. Homes without hands : being a description of the habitations of animals, classed according to their principle of construction . Animals. 450 HOMES WITHOUT HANDS. angles. Edaumur, on receiving the answer, concluded that the Bee had very nearly solved the difficult mathematical problem, the difference between the measurement and the calculation being so small as to be practically negatived in the actual construction of so small an object as the bee-cell.. Mathematicians were naturally 'delighted with the result of the investigation, for it showed how beautifully practical science could be aide

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. Homes without hands : being a description of the habitations of animals, classed according to their principle of construction . Animals. 450 HOMES WITHOUT HANDS. angles. Edaumur, on receiving the answer, concluded that the Bee had very nearly solved the difficult mathematical problem, the difference between the measurement and the calculation being so small as to be practically negatived in the actual construction of so small an object as the bee-cell.. Mathematicians were naturally 'delighted with the result of the investigation, for it showed how beautifully practical science could be aide
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Image ID: RDA3AM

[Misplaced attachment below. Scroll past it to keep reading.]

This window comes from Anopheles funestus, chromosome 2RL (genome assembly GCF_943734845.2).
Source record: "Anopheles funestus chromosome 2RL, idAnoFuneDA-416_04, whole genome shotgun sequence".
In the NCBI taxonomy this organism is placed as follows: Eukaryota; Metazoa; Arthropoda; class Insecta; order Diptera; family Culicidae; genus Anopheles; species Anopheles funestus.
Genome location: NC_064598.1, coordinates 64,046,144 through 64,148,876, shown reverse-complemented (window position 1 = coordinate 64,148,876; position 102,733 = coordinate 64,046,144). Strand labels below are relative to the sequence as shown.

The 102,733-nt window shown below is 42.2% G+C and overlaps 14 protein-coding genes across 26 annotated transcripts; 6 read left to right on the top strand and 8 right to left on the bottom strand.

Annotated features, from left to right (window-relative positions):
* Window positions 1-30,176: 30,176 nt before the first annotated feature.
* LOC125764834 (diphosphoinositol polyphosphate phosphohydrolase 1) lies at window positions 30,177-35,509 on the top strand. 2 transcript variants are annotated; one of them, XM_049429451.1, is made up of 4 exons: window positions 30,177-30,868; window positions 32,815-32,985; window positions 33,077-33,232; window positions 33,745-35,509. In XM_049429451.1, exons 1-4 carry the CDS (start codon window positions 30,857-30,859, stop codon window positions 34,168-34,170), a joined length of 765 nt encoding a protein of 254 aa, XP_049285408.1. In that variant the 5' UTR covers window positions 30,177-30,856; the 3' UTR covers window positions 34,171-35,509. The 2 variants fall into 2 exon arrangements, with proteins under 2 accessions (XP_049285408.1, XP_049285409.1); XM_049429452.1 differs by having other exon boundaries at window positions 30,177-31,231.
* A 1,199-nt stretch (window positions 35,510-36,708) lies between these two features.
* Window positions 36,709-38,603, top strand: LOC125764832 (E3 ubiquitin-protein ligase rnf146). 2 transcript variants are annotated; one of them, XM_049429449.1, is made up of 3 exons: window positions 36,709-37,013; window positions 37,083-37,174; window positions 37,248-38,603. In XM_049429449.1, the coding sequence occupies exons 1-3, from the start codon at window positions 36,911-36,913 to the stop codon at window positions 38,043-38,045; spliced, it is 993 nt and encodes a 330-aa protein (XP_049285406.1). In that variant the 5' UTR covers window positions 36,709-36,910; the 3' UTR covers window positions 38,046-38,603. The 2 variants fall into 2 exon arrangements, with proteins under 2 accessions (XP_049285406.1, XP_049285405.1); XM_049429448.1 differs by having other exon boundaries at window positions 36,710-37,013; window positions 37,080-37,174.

. Homes without hands : being a description of the habitations of animals, classed according to their principle of construction . Animals. 450 HOMES WITHOUT HANDS. angles. Edaumur, on receiving the answer, concluded that the Bee had very nearly solved the difficult mathematical problem, the difference between the measurement and the calculation being so small as to be practically negatived in the actual construction of so small an object as the bee-cell.. Mathematicians were naturally 'delighted with the result of the investigation, for it showed how beautifully practical science could be aided by theoretical knowledge, and the construction of the bee-cell became a famous problem in the economy of nature. In comparison with the honey which the cell is intended to' con- tain, the wax is a rare and costly substance, secreted in very small quantities, and requiring much time for its production; it is therefore essential that the quantity of wax employed in mak- ing the comb should be as little, and that of the honey contained in it as great, as possible. For a long time these statements remained uncontroverted.. Please note that these images are extracted from scanned page images that may have been digitally enhanced for readability - coloration and appearance of these illustrations may not perfectly resemble the original work.. Wood, J. G. (John George), 1827-1889; Keyl, Friedrich Wilhelm, 1823-1871; Smith, E. A. (Edward Alfred); Pearson, G. (George). New York : Harper & Brothers

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